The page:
There’s a small paperback book called,

    Thank You, God! A Jewish Child’s Book of Prayers

, that has brief prayers for children in English, Hebrew and transliteration. You can get it at your local Jewish bookstore or go online to the publisher, Kar-Ben Publishing at or call 800-452-7236.

There is a Shabbat CD for the little ones, Shabbat Shalom! Jewish Children’s Songs & Blessings for Shabbat
It is aimed at preschoolers and offers non-Jewish (and Jewish parents) an easy way to learn bedtime songs. It is from URJ Press. (That’s Union for Reform Judaism’s publishing arm.)

Shabbat Shalom CD from URJ

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Current culture seems determined to make weddings hellish. Bridezilla anyone? Add an interfaith component and you can make things confusing and difficult. But it doesn’t need to be that way. NOT AT ALL.

If you are marrying someone from a different religion and background there are some steps you can take to get off on the right foot.

1. Discuss what you want your home to be like after you’re married. If you have agreed that you’ll have a Jewish (or Christian) home it can be easier to concede some wedding traditions from the dominant faith for the sake of family peace in your ceremony.

2. Discuss how you want any potential children raised. Remember that this conversation is intended to develop a road map. No one truly knows how they will raise their child until that child is in their arms. And sometimes not even then.

3. With a picture of the future, now you can face the present challenge: the wedding.

4. Read one or more wedding books. I suggest these

5. Ask yourselves what you each want. Divide those items into 3 lists:
a) MUST HAVE or I’ll die
b) would like to have but I can negotiate
c) it’s a thought but I’m not attached to it.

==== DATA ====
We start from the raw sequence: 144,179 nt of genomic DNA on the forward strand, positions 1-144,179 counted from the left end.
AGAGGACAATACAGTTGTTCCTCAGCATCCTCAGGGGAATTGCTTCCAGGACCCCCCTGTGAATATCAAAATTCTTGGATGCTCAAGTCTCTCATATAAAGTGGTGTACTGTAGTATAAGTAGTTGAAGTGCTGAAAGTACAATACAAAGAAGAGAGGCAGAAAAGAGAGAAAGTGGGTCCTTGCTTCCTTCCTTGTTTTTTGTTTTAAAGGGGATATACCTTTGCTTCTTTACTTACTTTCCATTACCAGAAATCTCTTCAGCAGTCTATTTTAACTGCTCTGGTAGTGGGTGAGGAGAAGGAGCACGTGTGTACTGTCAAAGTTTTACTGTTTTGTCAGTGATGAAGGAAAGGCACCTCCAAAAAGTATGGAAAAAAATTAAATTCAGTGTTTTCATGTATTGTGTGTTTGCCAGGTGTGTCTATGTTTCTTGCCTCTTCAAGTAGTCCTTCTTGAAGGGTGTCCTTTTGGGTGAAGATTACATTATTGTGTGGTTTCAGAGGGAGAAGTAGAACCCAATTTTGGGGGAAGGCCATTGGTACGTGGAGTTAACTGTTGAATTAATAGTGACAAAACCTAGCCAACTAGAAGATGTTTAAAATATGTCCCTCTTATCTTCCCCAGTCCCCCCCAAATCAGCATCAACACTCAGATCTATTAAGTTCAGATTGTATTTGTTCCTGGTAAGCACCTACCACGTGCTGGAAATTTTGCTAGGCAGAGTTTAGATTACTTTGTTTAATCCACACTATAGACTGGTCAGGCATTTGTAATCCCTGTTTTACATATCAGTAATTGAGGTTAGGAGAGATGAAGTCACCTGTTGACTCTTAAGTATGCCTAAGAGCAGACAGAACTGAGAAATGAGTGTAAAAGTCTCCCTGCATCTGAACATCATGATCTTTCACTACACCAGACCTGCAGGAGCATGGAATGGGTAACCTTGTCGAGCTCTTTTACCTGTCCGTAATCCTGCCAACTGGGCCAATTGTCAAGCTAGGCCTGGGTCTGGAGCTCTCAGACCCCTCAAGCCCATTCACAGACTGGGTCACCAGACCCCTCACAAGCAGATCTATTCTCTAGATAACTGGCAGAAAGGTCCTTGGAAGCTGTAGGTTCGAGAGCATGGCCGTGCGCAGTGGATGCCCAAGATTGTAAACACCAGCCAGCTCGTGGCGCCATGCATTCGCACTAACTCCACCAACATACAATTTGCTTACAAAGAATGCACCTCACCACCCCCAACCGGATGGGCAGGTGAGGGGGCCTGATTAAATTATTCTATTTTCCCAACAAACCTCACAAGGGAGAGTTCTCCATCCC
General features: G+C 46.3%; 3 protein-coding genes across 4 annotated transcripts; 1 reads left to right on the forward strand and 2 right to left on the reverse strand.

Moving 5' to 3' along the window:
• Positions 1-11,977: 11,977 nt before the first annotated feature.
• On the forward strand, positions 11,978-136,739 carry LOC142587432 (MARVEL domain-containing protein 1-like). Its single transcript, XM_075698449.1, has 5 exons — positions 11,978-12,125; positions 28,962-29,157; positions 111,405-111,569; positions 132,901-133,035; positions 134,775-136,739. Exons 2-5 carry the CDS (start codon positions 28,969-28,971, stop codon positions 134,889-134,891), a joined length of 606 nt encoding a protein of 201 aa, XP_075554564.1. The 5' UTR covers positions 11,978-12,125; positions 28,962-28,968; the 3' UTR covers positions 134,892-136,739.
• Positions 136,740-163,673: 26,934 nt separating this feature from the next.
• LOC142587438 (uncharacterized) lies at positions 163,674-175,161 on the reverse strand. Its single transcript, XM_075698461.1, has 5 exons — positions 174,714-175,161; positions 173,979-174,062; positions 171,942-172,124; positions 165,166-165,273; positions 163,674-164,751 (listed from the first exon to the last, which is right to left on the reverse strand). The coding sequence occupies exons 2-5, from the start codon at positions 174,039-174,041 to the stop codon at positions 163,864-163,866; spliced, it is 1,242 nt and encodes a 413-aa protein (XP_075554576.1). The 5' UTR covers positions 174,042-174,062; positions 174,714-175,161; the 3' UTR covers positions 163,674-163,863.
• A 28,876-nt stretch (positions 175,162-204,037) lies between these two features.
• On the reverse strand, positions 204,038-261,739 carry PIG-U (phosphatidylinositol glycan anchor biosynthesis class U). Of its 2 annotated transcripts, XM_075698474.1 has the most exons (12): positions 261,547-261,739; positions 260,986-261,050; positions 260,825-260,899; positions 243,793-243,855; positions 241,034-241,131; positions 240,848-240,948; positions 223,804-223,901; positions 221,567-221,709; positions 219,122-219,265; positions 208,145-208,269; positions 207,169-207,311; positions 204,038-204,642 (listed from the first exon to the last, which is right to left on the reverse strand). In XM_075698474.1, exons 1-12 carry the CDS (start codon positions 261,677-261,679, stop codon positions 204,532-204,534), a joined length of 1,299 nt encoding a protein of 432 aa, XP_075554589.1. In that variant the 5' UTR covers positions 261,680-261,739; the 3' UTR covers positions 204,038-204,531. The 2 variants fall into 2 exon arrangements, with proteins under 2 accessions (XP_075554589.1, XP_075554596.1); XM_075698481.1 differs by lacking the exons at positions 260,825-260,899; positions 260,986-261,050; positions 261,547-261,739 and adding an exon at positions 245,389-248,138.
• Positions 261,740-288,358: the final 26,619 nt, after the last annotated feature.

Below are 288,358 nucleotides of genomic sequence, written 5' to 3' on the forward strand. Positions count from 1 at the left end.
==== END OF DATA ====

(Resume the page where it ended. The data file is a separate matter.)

Compare lists. Are you able to find common ground?

6. What are the things that feel like wedding custom to you and you want it – jump the broom? Break the glass? Light a candle? These are customs, not laws. See how many of these feel just fine to both of you.

7. Now is a good time to call me, Dawn, to discuss your MUST HAVES and we can see if they are do-able. If one of your must-haves is a rabbi to officiate, we need to discuss things like the time and day of your wedding. (Most rabbis will not officiate on the Jewish Sabbath.)

8. What are the hardest things to accomplish in an interfaith wedding with one Jewish partner?
a. Getting a rabbi to perform your wedding on the Jewish Sabbath (sundown Friday to sundown Saturday)
b. Marrying in a church.
c. Co-officiation between Jewish and Christian clergy.
Are they impossible? No. But they do require more time to plan and I’m going to want you to be sure you know what you’re getting.

Call me! 510-845-6420 x11

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Lorenzo & me reading

Reading is the very best! Growing up the daughter of an independent bookstore owner meant that I got ALL the books I wanted! I also got read to at bedtime. Whether you’re Jewish or not, reading books to your kids provides an abundance of joy and a great pay off for both of you.

You spend time together, dedicated time.
You share stories, quotes, funny moments, expressions and ideas.
You both learn more about Judaism and it is completely effortless!
You improve your child’s vocabulary, grasp of ideas, ability to self entertain.

I could go on and on, but you get the idea.

Start with picture books and work your way through to the young adult books. If your child will allow you to read to them into their teens I count you as one of THE MOST successful parents in the world.

Look at PJ Library for ideas of books to get. You can also sign up to have a Jewish book sent to your child (or grandchild) once a month.

Also, ask friends and librarians for suggestions. PJ Library is good but they don’t have everything.

Email me ( the names your favorite books and I’ll share them with others.

It could always be worse

It Could Always Be Worse: A Yiddish Folk Tale by Margot Zemach

All of a Kind Family

All of a Kind Family by Sydney Taylor

Childrens Jewish Holiday cookbook

The Children’s Jewish Holiday Kitchen By Joan Nathan

Joseph & his magnificent Coat

Joseph and His Magnificent Coat of Many Colors by Marcia Williams

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There are a lot of books for planning weddings! I’m only going to mention my top favorites.